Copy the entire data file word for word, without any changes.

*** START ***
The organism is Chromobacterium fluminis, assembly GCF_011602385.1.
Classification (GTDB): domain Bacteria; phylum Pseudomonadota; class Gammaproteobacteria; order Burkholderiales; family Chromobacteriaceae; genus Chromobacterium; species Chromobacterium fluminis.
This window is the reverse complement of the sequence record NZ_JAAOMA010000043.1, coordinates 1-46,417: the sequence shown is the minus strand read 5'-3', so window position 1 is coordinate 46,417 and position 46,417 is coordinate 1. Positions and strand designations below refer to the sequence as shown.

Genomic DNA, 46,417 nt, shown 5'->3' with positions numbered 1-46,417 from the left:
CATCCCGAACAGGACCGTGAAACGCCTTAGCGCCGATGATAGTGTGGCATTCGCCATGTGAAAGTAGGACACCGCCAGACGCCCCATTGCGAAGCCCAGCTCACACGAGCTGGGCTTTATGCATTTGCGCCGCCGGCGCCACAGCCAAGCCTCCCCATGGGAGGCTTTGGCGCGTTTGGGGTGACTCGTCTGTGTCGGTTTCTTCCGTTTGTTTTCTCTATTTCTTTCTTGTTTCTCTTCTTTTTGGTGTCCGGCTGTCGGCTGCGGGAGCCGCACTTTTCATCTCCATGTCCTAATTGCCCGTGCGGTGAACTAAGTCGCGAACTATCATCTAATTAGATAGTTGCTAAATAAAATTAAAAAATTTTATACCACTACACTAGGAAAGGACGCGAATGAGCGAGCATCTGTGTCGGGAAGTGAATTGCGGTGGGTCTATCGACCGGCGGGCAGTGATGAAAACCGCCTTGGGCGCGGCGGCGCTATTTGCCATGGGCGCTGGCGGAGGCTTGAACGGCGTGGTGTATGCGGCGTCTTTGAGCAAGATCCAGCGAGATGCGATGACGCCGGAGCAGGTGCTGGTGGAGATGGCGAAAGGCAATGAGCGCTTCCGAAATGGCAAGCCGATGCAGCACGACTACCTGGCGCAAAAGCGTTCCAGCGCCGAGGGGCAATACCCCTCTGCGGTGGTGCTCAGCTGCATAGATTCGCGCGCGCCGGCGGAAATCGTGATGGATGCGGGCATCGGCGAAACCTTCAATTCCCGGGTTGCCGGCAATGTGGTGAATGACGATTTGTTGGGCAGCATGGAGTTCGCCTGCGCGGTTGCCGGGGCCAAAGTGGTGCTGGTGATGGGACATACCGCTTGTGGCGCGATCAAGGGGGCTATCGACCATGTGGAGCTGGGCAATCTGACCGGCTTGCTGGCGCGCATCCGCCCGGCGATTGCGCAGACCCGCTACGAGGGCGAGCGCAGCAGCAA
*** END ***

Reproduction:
The organism is Chromobacterium fluminis, assembly GCF_011602385.1.
Classification (GTDB): domain Bacteria; phylum Pseudomonadota; class Gammaproteobacteria; order Burkholderiales; family Chromobacteriaceae; genus Chromobacterium; species Chromobacterium fluminis.
This window is the reverse complement of the sequence record NZ_JAAOMA010000043.1, coordinates 1-46,417: the sequence shown is the minus strand read 5'-3', so window position 1 is coordinate 46,417 and position 46,417 is coordinate 1. Positions and strand designations below refer to the sequence as shown.

Genomic DNA, 46,417 nt, shown 5'->3' with positions numbered 1-46,417 from the left:
CATCCCGAACAGGACCGTGAAACGCCTTAGCGCCGATGATAGTGTGGCATTCGCCATGTGAAAGTAGGACACCGCCAGACGCCCCATTGCGAAGCCCAGCTCACACGAGCTGGGCTTTATGCATTTGCGCCGCCGGCGCCACAGCCAAGCCTCCCCATGGGAGGCTTTGGCGCGTTTGGGGTGACTCGTCTGTGTCGGTTTCTTCCGTTTGTTTTCTCTATTTCTTTCTTGTTTCTCTTCTTTTTGGTGTCCGGCTGTCGGCTGCGGGAGCCGCACTTTTCATCTCCATGTCCTAATTGCCCGTGCGGTGAACTAAGTCGCGAACTATCATCTAATTAGATAGTTGCTAAATAAAATTAAAAAATTTTATACCACTACACTAGGAAAGGACGCGAATGAGCGAGCATCTGTGTCGGGAAGTGAATTGCGGTGGGTCTATCGACCGGCGGGCAGTGATGAAAACCGCCTTGGGCGCGGCGGCGCTATTTGCCATGGGCGCTGGCGGAGGCTTGAACGGCGTGGTGTATGCGGCGTCTTTGAGCAAGATCCAGCGAGATGCGATGACGCCGGAGCAGGTGCTGGTGGAGATGGCGAAAGGCAATGAGCGCTTCCGAAATGGCAAGCCGATGCAGCACGACTACCTGGCGCAAAAGCGTTCCAGCGCCGAGGGGCAATACCCCTCTGCGGTGGTGCTCAGCTGCATAGATTCGCGCGCGCCGGCGGAAATCGTGATGGATGCGGGCATCGGCGAAACCTTCAATTCCCGGGTTGCCGGCAATGTGGTGAATGACGATTTGTTGGGCAGCATGGAGTTCGCCTGCGCGGTTGCCGGGGCCAAAGTGGTGCTGGTGATGGGACATACCGCTTGTGGCGCGATCAAGGGGGCTATCGACCATGTGGAGCTGGGCAATCTGACCGGCTTGCTGGCGCGCATCCGCCCGGCGATTGCGCAGACCCGCTACGAGGGCGAGCGCAGCAGCAA